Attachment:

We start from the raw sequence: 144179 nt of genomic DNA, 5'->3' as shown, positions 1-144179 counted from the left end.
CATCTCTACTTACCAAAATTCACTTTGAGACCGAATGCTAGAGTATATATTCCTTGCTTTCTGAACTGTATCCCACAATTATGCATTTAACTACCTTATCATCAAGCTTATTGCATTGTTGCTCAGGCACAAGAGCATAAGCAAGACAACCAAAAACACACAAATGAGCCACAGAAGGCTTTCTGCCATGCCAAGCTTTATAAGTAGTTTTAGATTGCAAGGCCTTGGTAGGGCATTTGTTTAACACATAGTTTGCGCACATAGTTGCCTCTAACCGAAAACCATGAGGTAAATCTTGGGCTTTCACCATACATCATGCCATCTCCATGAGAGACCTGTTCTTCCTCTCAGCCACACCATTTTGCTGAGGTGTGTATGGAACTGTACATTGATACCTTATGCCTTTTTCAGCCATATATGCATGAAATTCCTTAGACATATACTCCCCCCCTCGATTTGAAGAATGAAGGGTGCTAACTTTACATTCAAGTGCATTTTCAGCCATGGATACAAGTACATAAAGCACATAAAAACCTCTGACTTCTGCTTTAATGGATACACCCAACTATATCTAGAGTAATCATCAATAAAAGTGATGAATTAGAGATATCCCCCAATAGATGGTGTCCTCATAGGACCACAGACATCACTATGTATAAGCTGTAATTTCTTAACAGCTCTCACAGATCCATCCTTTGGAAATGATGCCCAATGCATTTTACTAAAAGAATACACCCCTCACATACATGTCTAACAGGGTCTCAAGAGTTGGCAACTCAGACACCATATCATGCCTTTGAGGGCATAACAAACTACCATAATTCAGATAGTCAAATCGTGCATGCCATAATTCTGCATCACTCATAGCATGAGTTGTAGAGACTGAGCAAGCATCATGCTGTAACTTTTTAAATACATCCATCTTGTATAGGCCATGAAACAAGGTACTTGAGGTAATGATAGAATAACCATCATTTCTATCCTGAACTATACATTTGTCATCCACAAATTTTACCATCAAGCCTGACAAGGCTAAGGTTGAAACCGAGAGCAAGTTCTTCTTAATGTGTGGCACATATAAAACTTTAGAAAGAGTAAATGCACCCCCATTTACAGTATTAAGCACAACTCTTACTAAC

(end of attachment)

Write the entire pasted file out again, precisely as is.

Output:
We start from the raw sequence: 144179 nt of genomic DNA, 5'->3' as shown, positions 1-144179 counted from the left end.
CATCTCTACTTACCAAAATTCACTTTGAGACCGAATGCTAGAGTATATATTCCTTGCTTTCTGAACTGTATCCCACAATTATGCATTTAACTACCTTATCATCAAGCTTATTGCATTGTTGCTCAGGCACAAGAGCATAAGCAAGACAACCAAAAACACACAAATGAGCCACAGAAGGCTTTCTGCCATGCCAAGCTTTATAAGTAGTTTTAGATTGCAAGGCCTTGGTAGGGCATTTGTTTAACACATAGTTTGCGCACATAGTTGCCTCTAACCGAAAACCATGAGGTAAATCTTGGGCTTTCACCATACATCATGCCATCTCCATGAGAGACCTGTTCTTCCTCTCAGCCACACCATTTTGCTGAGGTGTGTATGGAACTGTACATTGATACCTTATGCCTTTTTCAGCCATATATGCATGAAATTCCTTAGACATATACTCCCCCCCTCGATTTGAAGAATGAAGGGTGCTAACTTTACATTCAAGTGCATTTTCAGCCATGGATACAAGTACATAAAGCACATAAAAACCTCTGACTTCTGCTTTAATGGATACACCCAACTATATCTAGAGTAATCATCAATAAAAGTGATGAATTAGAGATATCCCCCAATAGATGGTGTCCTCATAGGACCACAGACATCACTATGTATAAGCTGTAATTTCTTAACAGCTCTCACAGATCCATCCTTTGGAAATGATGCCCAATGCATTTTACTAAAAGAATACACCCCTCACATACATGTCTAACAGGGTCTCAAGAGTTGGCAACTCAGACACCATATCATGCCTTTGAGGGCATAACAAACTACCATAATTCAGATAGTCAAATCGTGCATGCCATAATTCTGCATCACTCATAGCATGAGTTGTAGAGACTGAGCAAGCATCATGCTGTAACTTTTTAAATACATCCATCTTGTATAGGCCATGAAACAAGGTACTTGAGGTAATGATAGAATAACCATCATTTCTATCCTGAACTATACATTTGTCATCCACAAATTTTACCATCAAGCCTGACAAGGCTAAGGTTGAAACCGAGAGCAAGTTCTTCTTAATGTGTGGCACATATAAAACTTTAGAAAGAGTAAATGCACCCCCATTTACAGTATTAAGCACAACTCTTACTAAC